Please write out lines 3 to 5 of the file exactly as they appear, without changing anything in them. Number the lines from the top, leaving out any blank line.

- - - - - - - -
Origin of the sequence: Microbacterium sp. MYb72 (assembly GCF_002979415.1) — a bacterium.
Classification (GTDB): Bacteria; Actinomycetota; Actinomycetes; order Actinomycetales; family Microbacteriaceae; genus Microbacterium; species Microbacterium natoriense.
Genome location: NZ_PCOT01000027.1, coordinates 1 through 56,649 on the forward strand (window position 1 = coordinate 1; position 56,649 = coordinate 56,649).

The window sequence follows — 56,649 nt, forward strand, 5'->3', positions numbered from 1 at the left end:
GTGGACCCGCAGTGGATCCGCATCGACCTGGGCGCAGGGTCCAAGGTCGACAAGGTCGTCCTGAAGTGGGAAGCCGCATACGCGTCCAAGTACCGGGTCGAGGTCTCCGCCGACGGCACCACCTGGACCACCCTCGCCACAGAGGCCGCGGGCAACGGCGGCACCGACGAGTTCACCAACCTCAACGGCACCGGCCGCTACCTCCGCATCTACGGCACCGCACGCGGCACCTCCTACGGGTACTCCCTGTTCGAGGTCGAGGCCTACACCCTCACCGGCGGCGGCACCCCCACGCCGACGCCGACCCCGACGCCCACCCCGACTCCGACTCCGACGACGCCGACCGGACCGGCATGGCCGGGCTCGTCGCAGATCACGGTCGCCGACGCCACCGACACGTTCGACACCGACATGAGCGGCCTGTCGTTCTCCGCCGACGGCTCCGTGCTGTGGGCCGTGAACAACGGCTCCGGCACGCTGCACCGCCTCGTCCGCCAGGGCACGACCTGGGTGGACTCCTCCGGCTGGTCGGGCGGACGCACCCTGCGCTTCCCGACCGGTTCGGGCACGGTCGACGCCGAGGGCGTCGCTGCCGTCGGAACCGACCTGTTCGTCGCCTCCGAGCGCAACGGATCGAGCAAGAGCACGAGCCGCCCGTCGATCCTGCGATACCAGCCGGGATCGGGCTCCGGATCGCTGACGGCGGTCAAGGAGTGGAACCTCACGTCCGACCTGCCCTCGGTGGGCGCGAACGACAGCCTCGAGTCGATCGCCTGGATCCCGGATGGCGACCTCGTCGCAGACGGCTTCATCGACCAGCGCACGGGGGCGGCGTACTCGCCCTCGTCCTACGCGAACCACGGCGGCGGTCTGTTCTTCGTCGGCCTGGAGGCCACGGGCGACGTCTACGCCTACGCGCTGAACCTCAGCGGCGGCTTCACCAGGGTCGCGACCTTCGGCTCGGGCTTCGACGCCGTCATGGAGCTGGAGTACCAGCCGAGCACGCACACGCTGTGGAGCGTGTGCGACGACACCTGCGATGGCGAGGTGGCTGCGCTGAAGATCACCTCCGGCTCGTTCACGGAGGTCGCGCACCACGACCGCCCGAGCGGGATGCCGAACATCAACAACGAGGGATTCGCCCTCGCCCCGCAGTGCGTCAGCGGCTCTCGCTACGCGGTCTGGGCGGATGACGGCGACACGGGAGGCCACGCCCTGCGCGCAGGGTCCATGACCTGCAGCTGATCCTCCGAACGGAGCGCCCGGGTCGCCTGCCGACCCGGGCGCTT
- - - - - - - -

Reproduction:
Genome location: NZ_PCOT01000027.1, coordinates 1 through 56,649 on the forward strand (window position 1 = coordinate 1; position 56,649 = coordinate 56,649).

The window sequence follows — 56,649 nt, forward strand, 5'->3', positions numbered from 1 at the left end:
GTGGACCCGCAGTGGATCCGCATCGACCTGGGCGCAGGGTCCAAGGTCGACAAGGTCGTCCTGAAGTGGGAAGCCGCATACGCGTCCAAGTACCGGGTCGAGGTCTCCGCCGACGGCACCACCTGGACCACCCTCGCCACAGAGGCCGCGGGCAACGGCGGCACCGACGAGTTCACCAACCTCAACGGCACCGGCCGCTACCTCCGCATCTACGGCACCGCACGCGGCACCTCCTACGGGTACTCCCTGTTCGAGGTCGAGGCCTACACCCTCACCGGCGGCGGCACCCCCACGCCGACGCCGACCCCGACGCCCACCCCGACTCCGACTCCGACGACGCCGACCGGACCGGCATGGCCGGGCTCGTCGCAGATCACGGTCGCCGACGCCACCGACACGTTCGACACCGACATGAGCGGCCTGTCGTTCTCCGCCGACGGCTCCGTGCTGTGGGCCGTGAACAACGGCTCCGGCACGCTGCACCGCCTCGTCCGCCAGGGCACGACCTGGGTGGACTCCTCCGGCTGGTCGGGCGGACGCACCCTGCGCTTCCCGACCGGTTCGGGCACGGTCGACGCCGAGGGCGTCGCTGCCGTCGGAACCGACCTGTTCGTCGCCTCCGAGCGCAACGGATCGAGCAAGAGCACGAGCCGCCCGTCGATCCTGCGATACCAGCCGGGATCGGGCTCCGGATCGCTGACGGCGGTCAAGGAGTGGAACCTCACGTCCGACCTGCCCTCGGTGGGCGCGAACGACAGCCTCGAGTCGATCGCCTGGATCCCGGATGGCGACCTCGTCGCAGACGGCTTCATCGACCAGCGCACGGGGGCGGCGTACTCGCCCTCGTCCTACGCGAACCACGGCGGCGGTCTGTTCTTCGTCGGCCTGGAGGCCACGGGCGACGTCTACGCCTACGCGCTGAACCTCAGCGGCGGCTTCACCAGGGTCGCGACCTTCGGCTCGGGCTTCGACGCCGTCATGGAGCTGGAGTACCAGCCGAGCACGCACACGCTGTGGAGCGTGTGCGACGACACCTGCGATGGCGAGGTGGCTGCGCTGAAGATCACCTCCGGCTCGTTCACGGAGGTCGCGCACCACGACCGCCCGAGCGGGATGCCGAACATCAACAACGAGGGATTCGCCCTCGCCCCGCAGTGCGTCAGCGGCTCTCGCTACGCGGTCTGGGCGGATGACGGCGACACGGGAGGCCACGCCCTGCGCGCAGGGTCCATGACCTGCAGCTGATCCTCCGAACGGAGCGCCCGGGTCGCCTGCCGACCCGGGCGCTT